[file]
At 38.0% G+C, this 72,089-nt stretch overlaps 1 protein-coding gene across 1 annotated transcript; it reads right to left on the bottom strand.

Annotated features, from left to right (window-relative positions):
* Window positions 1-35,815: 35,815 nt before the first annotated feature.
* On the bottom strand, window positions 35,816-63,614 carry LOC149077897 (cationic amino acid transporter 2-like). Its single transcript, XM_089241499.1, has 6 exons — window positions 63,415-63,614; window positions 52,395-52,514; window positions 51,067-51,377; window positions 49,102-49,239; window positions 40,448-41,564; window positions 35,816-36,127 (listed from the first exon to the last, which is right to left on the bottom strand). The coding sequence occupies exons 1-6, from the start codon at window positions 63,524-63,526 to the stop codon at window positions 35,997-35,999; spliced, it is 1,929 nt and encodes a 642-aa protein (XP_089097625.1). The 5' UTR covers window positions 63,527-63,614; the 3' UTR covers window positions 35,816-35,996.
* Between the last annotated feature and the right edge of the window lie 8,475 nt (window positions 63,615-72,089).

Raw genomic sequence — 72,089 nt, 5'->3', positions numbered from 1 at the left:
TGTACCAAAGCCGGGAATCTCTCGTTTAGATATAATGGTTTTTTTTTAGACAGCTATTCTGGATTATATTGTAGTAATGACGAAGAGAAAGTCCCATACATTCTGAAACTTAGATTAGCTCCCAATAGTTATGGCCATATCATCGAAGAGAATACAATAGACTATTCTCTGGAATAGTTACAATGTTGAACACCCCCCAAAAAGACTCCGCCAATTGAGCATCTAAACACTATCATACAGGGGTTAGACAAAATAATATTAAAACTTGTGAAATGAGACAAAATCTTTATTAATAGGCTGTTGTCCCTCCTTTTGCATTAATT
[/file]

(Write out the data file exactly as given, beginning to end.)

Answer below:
At 38.0% G+C, this 72,089-nt stretch overlaps 1 protein-coding gene across 1 annotated transcript; it reads right to left on the bottom strand.

Annotated features, from left to right (window-relative positions):
* Window positions 1-35,815: 35,815 nt before the first annotated feature.
* On the bottom strand, window positions 35,816-63,614 carry LOC149077897 (cationic amino acid transporter 2-like). Its single transcript, XM_089241499.1, has 6 exons — window positions 63,415-63,614; window positions 52,395-52,514; window positions 51,067-51,377; window positions 49,102-49,239; window positions 40,448-41,564; window positions 35,816-36,127 (listed from the first exon to the last, which is right to left on the bottom strand). The coding sequence occupies exons 1-6, from the start codon at window positions 63,524-63,526 to the stop codon at window positions 35,997-35,999; spliced, it is 1,929 nt and encodes a 642-aa protein (XP_089097625.1). The 5' UTR covers window positions 63,527-63,614; the 3' UTR covers window positions 35,816-35,996.
* Between the last annotated feature and the right edge of the window lie 8,475 nt (window positions 63,615-72,089).

Raw genomic sequence — 72,089 nt, 5'->3', positions numbered from 1 at the left:
TGTACCAAAGCCGGGAATCTCTCGTTTAGATATAATGGTTTTTTTTTAGACAGCTATTCTGGATTATATTGTAGTAATGACGAAGAGAAAGTCCCATACATTCTGAAACTTAGATTAGCTCCCAATAGTTATGGCCATATCATCGAAGAGAATACAATAGACTATTCTCTGGAATAGTTACAATGTTGAACACCCCCCAAAAAGACTCCGCCAATTGAGCATCTAAACACTATCATACAGGGGTTAGACAAAATAATATTAAAACTTGTGAAATGAGACAAAATCTTTATTAATAGGCTGTTGTCCCTCCTTTTGCATTAATT